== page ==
Tag Archives: transplant anniversary

Happy Transplant-a-versa-hallow-birth-day Patrick

This post is quite belated. November was a challenging month which deserves its own post. But I would be quite remiss to skip over a post about Patrick’s exciting October 31.

This year was a huge milestone. Patrick’s 7th birthday. And the one year anniversary of his transplant.

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Last year, we spent Patrick’s birthday anticipating transplant. I had only just wrapped his presents and gone to bed when the phone rang telling us a donor had been found. Around midnight, we were our local children’s hospital being admitted and transferred for insurance purposes and bidding goodbye to Patrick’s faithful GI doctor. A little after 1, we boarded a life flight plane. We were awake (and tearful) all night, arriving at Nebraska Medicine around 6 a.m.

We caught a little bit of sleep and then tried to cram in as much birthday and Halloween celebration as possible. Around 1 p.m. they took Patrick down to have a central line placed and he was kept asleep for the rest of the day.

His long-awaited and sorely needed multi-organ transplant was an amazing birthday gift. The kind of gift from a stranger that still takes my breath away.

However, from a celebration standpoint, that wasn’t much of a birthday. And so, this year we decided that we had a LOT to celebrate.

So, several months ago, we asked Patrick’s transplant team if it was safe for him to celebrate in Disneyland. And they answered with a very emphatic “YES.” In fact, all but swore they’d do everything in their power to get him there. And so, we bought tickets and made plans.

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Parent teacher conference fell just right to give a long Halloween weekend. We left for Anaheim Wednesday night and I couldn’t help see both parallel and contrast as we touched down in the dark and traveled to our room exhausted from a late night of travel.

Here’s some of the highlights from the rest of the trip.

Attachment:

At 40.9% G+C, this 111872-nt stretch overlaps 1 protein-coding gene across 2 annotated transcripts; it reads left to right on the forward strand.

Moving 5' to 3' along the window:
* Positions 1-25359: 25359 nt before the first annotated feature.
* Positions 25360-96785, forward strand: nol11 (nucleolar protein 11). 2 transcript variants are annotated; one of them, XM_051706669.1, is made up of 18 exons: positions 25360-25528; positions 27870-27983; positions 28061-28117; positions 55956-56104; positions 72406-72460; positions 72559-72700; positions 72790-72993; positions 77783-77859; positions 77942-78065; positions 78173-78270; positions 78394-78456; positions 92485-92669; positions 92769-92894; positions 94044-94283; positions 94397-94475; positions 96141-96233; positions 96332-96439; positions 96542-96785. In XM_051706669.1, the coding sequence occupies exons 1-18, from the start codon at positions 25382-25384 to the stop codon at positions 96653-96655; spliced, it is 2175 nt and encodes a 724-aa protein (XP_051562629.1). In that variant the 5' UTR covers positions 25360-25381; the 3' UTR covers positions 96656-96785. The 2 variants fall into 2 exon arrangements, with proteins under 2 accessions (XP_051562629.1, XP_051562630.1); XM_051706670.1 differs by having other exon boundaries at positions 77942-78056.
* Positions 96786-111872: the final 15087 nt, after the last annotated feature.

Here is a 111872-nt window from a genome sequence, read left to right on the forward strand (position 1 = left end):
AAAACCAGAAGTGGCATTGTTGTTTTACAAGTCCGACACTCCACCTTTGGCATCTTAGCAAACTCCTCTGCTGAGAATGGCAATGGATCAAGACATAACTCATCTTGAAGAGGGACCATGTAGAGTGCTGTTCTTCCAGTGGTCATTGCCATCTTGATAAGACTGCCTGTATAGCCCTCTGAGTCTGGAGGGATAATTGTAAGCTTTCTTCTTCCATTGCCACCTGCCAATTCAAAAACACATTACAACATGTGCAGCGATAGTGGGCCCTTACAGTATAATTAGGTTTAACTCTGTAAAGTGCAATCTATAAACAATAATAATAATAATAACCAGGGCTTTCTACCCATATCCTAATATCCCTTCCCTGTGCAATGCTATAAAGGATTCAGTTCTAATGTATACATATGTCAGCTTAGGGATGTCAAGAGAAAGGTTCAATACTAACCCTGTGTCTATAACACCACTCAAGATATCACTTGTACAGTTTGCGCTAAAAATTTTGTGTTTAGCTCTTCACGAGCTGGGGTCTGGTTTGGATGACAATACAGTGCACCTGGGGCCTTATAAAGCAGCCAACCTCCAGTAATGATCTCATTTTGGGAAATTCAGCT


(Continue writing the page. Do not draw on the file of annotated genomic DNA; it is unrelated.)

Thursday

We stayed for 3 days. In my mind, a day for each occasion: Halloween, Transplant & Birthday. When we checked into guest services to request a disability card that would allow Patrick to wait for rides without standing in lines. When they asked why and I explained that he was celebrating his transplant anniversary and is immune suppressed, they handed us all I’m Celebrating badges. Patrick insisted we wear them right away.

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Disney Cast Members are trained to watch for badges and offer congratulations. However, I’ll admit that few expected our answer of celebrating a year since transplant. It started to feel a bit strange to keep explaining, so we snuck the badges off when we went back to our room and didn’t pull them back out till we were celebrating birthday.

We decided to head straight for the ride that Patrick loved best last trip. Radiator Springs Racers. What we didn’t think about was that Patrick always has had a good chance to warm up on calmer rides before this fast ride with big ups and downs. He was terrified. But insisted we go again and, well, after the second go broke down crying during the ride. He’s a thrill seeker, but this year Patrick also finally had a sense of fear and we had to be a little bit more careful what he rode on.

We abandoned that plan. And switched to kiddie rides in Bug’s Land. Patrick was much happier there. In fact, he had an awesome time there!

After an afternoon break and nap in our room, we got dressed in our Halloween costumes and headed back to Mickey’s Halloween Party.  Patrick had asked to dress as mechanics, so I’d put together some family costumes of Mater’s Pit Crew. We headed to Cars Land to take a couple of pictures and the costumes attracted extra attention from cast members who offered pictures and even some fast passes and we ended up there longer than planned.

Unfortunately, as we arrived at the gates to Disneyland Park, we realized that we had forgotten to pack Patrick’s evening meds. Howie bravely headed back alone to get them while Patrick and I headed in to find something to ride. With crowds as they were, we were just getting onto the first ride when Brian caught up with us.